April 2021

18 Apr On My Propensity for Smacking Myself In the Head

First published in the NZ Woman’s Weekly 19.4.21

 

The other night in an underground city carpark, I put on quite a show. Not the kind of show I had just done in the comedy club up the road – that had gone far more to plan and involved very little slapstick. Also, that had been stand-up. This was entirely fall-down. 

There was a sizeable audience for both events, though. I’d finished work to a decent crowd around the same time the Auckland Philharmonia had knocked off next door, so the city’s carpark was abuzz with classical music lovers now queuing up to pay for their parking and happily chatting. By all accounts, Michael Houston was superb and the Rachmaninov had been invigorating. You could tell there would be no early nights in these people’s houses.

I chatted with strangers about our nights the way you do in long, slow moving queues, then skipped towards my car, possibly a bit full of myself and my own good times. And suddenly fell flat on my face on what I can only assume was a particularly slippery bit of concrete.

Keys and handbags and open palms make quite a clatter in underground carparks. Still, not quite loud enough to drown out a dozen or so people sharply drawing in their breath. An older lady came to help and asked me how I felt, meaning my scraped knees and red hands. “A bit silly, to be honest,” I told her. That clarified, and my stuff put back in my handbag, she told me she couldn’t find her car or the husband who was waiting in it, and we agreed we were both having quite a time, and wished each other all the best.

In the usual run of things, I’m not someone who trips or spills or knocks things over. I can catch a ball and throw a dart, and I’m not the wedding guest people keep away from a three-tiered cake because “you know what she’s like”. But I am capable – suddenly, out of the blue – of smacking myself in the head with all manner of things in inexplicable ways.

This is not (I’ve googled it) because of anything underlying and sinister. I just get a rare and sudden onset of clumsiness when I’m tired or distracted. It doesn’t happen often enough to worry me, which also means when it does happen, it’s quite a shock. “I am totally not the kind of person who falls over in a carpark,” I am able to think as I fall over in a carpark.

Mostly, I find these moments amusing and endearing. I mean, we’re supposed to worry that grazed knees – perfectly acceptable in small children – mean something else when we’re grownups. We’re waiting in trepidation for the day a fall becomes A Fall with a capital F and leads to hip replacements and assisted living.

Rather, I suspect these moments serve to remind us we’re not as grownup as we think we are. A sign, not of decline, but that the world is still a place we can’t take for granted and needs our attention.

So this is a shout out to the occasionally klutzy doofuses amongst us. We know who we are. And like the nice lady who tried to cheer me up by telling me she’d forgotten the location of her husband, let me lift your spirits with my most ridiculous moment of gawkiness.

One of my favourite jobs is recording voice overs for radio and TV commercials. It’s one of the few times when I really feel like I know what I’m doing – I’ve been doing this for years, and I love it.

It’s one of the few jobs where someone like me is on an equal footing. You’re not on the back foot because of your gender, or age, or appearance. It feels like there is no glass ceiling with voice work. It’s all about skill, and what you can make your voice do.

On this particular day, it was a demo for new client – a kind of lightly paid audition that might lead to a regular job. There was a cluster of new people to meet and try to impress. And they were impressed with my first take, and got excited about seeing what else I could do.

Can you do it so we can hear your smile? Yes, I can. Now like it’s a warm secret? Absolutely. Can you make us feel the colour green? Sure thing. Give us something that sounds like corduroy? Not a problem.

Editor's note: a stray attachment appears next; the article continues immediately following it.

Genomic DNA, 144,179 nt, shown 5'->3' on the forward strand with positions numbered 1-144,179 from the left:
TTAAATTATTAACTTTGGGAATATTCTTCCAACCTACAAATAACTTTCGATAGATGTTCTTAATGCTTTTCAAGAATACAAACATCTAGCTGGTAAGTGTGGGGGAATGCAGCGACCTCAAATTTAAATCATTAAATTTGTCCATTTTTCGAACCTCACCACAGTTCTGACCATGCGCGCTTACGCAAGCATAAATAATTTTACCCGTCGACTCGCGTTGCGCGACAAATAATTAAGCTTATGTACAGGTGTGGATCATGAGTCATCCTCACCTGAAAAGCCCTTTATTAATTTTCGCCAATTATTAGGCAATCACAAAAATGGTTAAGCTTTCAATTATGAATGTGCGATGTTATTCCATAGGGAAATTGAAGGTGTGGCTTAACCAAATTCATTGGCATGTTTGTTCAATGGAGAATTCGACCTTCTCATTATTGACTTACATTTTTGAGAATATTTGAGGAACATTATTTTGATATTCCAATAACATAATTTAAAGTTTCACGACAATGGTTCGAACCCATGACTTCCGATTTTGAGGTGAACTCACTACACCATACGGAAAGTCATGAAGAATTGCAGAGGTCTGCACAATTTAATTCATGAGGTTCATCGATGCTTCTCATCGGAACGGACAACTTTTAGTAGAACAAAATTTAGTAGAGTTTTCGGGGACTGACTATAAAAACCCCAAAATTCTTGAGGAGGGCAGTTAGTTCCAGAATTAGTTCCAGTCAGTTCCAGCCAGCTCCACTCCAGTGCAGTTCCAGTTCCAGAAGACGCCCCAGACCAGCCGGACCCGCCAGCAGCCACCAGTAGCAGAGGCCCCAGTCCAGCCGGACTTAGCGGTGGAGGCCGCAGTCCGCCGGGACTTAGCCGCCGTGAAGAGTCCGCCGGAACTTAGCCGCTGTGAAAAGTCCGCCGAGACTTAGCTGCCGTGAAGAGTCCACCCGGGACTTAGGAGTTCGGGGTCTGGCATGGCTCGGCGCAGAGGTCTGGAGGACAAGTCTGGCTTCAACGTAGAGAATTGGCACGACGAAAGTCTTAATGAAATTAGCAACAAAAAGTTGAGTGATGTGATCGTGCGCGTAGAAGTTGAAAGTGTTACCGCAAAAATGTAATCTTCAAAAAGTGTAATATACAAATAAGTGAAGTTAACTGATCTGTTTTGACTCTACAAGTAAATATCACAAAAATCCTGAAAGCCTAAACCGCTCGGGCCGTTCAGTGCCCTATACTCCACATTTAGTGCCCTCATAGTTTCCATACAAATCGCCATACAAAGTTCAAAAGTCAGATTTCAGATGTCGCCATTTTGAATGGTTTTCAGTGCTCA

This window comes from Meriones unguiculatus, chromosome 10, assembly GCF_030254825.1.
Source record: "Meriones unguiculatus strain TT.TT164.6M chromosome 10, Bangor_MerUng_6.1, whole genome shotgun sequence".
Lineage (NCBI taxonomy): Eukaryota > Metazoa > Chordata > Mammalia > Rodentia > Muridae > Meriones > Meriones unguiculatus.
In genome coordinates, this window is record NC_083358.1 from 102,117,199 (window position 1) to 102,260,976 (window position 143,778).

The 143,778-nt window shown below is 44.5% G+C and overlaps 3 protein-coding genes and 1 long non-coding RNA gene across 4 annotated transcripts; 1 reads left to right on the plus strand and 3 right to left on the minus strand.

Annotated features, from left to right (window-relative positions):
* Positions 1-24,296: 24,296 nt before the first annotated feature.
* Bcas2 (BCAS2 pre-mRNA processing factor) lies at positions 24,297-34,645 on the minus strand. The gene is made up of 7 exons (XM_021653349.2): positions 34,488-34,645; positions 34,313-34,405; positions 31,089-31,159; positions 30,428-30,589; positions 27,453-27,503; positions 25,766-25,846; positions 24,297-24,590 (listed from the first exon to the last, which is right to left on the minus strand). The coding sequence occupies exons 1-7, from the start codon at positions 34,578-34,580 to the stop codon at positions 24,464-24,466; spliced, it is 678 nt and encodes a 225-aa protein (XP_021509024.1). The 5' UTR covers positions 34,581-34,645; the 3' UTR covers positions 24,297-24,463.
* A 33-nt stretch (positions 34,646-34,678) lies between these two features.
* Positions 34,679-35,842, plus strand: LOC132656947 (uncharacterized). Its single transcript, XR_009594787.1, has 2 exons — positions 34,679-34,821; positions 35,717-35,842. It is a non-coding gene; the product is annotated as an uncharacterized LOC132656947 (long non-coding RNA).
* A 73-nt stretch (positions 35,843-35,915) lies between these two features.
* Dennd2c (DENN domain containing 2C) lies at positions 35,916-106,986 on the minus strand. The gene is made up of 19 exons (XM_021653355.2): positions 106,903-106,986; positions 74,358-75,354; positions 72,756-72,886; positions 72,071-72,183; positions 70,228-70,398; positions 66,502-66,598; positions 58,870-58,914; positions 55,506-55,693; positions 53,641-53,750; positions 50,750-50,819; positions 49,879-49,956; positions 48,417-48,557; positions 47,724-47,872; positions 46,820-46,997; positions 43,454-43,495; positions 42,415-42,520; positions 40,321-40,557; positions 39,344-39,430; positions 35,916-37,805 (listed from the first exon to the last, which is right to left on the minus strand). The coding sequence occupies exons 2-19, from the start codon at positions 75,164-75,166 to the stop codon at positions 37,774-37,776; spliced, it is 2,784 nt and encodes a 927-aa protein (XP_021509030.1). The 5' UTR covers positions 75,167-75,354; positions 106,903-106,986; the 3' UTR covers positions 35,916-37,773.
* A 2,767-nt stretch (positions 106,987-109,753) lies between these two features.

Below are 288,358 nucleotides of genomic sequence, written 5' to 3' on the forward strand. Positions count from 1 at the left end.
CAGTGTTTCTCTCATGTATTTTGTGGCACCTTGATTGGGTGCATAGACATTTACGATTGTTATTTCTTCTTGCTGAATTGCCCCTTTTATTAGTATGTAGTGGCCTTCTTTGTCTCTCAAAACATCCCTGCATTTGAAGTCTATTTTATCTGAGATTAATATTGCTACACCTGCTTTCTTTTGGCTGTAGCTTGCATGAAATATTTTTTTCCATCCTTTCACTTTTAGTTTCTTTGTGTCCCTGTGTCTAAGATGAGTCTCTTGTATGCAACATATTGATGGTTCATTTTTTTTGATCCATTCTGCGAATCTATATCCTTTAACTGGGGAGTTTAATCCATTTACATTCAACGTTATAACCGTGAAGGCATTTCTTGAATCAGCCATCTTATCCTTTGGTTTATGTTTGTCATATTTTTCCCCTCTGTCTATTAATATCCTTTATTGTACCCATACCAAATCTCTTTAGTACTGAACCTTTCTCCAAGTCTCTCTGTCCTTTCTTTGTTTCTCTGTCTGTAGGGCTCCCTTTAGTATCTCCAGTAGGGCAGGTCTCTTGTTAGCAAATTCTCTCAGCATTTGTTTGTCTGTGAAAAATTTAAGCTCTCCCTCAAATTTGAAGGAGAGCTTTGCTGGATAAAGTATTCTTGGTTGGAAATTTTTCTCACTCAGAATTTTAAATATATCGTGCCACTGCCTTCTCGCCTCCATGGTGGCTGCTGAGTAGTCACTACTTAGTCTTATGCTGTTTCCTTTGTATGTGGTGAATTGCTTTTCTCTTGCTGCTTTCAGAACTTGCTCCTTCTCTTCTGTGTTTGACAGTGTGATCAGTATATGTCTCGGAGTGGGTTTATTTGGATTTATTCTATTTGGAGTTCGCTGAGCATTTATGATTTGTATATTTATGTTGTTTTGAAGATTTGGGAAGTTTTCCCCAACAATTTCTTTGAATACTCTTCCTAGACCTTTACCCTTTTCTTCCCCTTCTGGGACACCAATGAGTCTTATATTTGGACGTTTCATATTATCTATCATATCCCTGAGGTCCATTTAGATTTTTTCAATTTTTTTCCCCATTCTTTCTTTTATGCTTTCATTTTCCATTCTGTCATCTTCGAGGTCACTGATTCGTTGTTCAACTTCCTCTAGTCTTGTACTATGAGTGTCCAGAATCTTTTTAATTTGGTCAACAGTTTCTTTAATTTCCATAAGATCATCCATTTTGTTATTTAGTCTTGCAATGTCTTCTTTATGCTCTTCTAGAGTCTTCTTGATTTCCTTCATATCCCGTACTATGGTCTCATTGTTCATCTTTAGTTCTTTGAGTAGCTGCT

Amazing, they said, this would be a regular gig. I thanked them, picked up my umbrella and… smacked myself in the head with it. Quite hard. I have no idea how. I could not recreate this. Recovered (oh, how we laughed) I turned to go… And walked straight into a glass door.

Turns out it’s not just the glass ceiling you have to worry about. I did not get the job.

 

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09 Apr What, this old thing?

First published in the NZ Woman’s Weekly 12.4.21

 

Around the time my high school friends were spending their pocket money on Levis and Bata Bullets, I was scouring our town’s first “Opportunity Shop” for old ladies’ castoffs. There was an orange tweed blazer and pleated camel skirt, and a pair of extremely nana-shoes (so nana, my actual nana had some just like it) which I took to with shoe paint and turned bright pink.

Desperation had started it. Wages from my weekend job at the local dairy didn’t stretch to store-bought jeans so I was stuck with the perfectly serviceable but also uncool “elastic-waist denim trouser” scenario my mother whipped up on the Singer at home.

Immediately, my op-shop budget unleashed op-shop tastes. I couldn’t say if there even was a rack of pre-loved jeans to rifle through – too distracted was I by polyester blouses with pussycat bows (wish I still had those) and Silverdale twinsets in pastel shades (same).

It gave me a sense of independence and power that, even with very little in my wallet, I could probably buy one thing that took my eye. Low-risk spending which meant I could also afford to experiment, make mistakes, and donate the yellowed petticoat or felt hat back to the store if it turned out this wasn’t my thing.

Later, there was an elderly fur coat that doubled as a bedspread for Aro Valley winters as well as frivolous ensembles like the yellow polka dot two-piece with peplum waist I was still wearing in photographs taken ten years later. Once, I found a dollar note in the pocket of something I’d brought home which essentially (good housekeeping) made the whole purchase free.

I have favourite towns and cities to visit based not only on access to cheese rolls but because of their charity shops or their fancy sister, the vintage store. You can justify something a bit spendy on the basis that, in its first go-round of retail, that designer-you’ve-heard-of jacket would have cost six times more.

An avid handwasher and mender, I suspect on some level I’ve occasionally bought a nana-cardigan because I am convinced I can get that stain out, replace those buttons from the jar I keep, freshen it and soften it and reshape it the way it deserves to be presented to the world. I’ve also been known to audibly catch my breath when finding The Perfect Thing waiting patiently just for me on a crowded rack – the way a hunter might feel about spotting a stag in dense bush, but heaps kinder and no-one dies.